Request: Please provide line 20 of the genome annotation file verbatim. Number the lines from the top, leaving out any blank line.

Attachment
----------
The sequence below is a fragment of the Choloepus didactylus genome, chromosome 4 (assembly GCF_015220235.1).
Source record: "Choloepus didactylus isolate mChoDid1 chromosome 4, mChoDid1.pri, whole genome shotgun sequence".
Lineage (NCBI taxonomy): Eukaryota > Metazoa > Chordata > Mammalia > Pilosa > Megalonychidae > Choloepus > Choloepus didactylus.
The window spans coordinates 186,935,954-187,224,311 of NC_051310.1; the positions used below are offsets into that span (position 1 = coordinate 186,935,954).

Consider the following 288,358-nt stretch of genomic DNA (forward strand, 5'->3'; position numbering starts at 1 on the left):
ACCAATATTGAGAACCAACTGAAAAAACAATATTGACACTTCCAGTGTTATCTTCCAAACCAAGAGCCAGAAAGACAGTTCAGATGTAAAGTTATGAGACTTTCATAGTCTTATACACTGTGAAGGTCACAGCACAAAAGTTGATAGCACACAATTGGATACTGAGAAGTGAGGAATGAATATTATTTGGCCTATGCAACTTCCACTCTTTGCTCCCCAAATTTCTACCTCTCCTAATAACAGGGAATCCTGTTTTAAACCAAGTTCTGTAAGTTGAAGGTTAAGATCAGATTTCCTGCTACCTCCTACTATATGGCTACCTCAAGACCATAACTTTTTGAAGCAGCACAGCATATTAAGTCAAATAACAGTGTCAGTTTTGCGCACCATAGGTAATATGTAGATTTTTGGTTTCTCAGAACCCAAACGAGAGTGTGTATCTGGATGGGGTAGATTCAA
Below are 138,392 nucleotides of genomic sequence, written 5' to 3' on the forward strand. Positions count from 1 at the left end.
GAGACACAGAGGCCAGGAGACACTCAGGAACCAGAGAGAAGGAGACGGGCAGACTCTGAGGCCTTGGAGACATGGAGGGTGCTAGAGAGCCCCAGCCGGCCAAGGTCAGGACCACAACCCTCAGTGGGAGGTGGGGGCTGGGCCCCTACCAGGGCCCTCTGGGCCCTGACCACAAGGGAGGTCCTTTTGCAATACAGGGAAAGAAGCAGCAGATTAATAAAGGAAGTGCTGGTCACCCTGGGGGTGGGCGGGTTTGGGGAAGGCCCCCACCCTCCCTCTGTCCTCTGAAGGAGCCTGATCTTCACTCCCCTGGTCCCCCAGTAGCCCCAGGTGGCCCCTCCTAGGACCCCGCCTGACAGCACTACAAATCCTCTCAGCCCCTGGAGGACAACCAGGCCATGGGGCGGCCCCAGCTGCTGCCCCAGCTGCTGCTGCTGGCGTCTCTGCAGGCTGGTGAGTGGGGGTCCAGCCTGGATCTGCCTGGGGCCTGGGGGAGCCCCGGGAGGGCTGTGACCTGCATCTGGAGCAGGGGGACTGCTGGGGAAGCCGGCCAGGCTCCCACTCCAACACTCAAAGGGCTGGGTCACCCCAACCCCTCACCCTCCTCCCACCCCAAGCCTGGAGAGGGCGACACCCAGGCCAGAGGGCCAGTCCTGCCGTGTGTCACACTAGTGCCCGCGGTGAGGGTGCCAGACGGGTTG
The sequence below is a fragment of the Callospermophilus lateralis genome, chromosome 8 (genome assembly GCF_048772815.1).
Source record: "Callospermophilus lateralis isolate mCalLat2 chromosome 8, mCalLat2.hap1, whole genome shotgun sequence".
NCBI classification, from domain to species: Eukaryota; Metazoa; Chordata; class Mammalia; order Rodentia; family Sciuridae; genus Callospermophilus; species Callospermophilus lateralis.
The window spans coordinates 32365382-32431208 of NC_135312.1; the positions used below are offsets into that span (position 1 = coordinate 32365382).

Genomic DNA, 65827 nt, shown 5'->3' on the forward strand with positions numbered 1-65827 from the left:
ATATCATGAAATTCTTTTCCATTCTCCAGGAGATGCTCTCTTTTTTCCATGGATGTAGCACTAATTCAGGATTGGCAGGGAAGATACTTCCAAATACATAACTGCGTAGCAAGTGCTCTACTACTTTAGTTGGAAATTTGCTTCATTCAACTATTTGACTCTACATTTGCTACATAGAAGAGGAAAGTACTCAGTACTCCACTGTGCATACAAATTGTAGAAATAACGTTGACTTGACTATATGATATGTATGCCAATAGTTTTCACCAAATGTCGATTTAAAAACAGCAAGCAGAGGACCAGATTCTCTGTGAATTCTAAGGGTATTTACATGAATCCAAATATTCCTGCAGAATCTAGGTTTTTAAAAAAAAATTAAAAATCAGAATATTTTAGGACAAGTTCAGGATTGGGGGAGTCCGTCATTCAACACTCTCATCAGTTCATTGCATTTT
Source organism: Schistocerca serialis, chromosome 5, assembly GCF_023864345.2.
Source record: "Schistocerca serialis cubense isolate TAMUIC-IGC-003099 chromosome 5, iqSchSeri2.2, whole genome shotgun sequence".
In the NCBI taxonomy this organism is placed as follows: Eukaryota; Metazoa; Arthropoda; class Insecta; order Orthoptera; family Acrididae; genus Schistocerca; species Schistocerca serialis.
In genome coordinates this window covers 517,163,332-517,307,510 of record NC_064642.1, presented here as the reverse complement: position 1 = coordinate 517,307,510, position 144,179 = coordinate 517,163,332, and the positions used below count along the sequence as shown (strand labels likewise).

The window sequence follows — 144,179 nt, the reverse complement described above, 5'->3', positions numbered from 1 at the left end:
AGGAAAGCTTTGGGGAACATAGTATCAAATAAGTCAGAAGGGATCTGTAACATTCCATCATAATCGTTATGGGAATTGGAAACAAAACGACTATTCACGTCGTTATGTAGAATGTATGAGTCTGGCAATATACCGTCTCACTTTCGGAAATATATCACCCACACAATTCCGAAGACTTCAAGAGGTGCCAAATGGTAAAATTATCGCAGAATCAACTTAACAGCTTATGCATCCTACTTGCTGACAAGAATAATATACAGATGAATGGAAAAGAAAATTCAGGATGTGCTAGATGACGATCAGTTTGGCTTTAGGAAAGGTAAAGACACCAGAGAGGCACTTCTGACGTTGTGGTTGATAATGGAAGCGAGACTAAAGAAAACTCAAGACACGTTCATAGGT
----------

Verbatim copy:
AGGAAAGCTTTGGGGAACATAGTATCAAATAAGTCAGAAGGGATCTGTAACATTCCATCATAATCGTTATGGGAATTGGAAACAAAACGACTATTCACGTCGTTATGTAGAATGTATGAGTCTGGCAATATACCGTCTCACTTTCGGAAATATATCACCCACACAATTCCGAAGACTTCAAGAGGTGCCAAATGGTAAAATTATCGCAGAATCAACTTAACAGCTTATGCATCCTACTTGCTGACAAGAATAATATACAGATGAATGGAAAAGAAAATTCAGGATGTGCTAGATGACGATCAGTTTGGCTTTAGGAAAGGTAAAGACACCAGAGAGGCACTTCTGACGTTGTGGTTGATAATGGAAGCGAGACTAAAGAAAACTCAAGACACGTTCATAGGT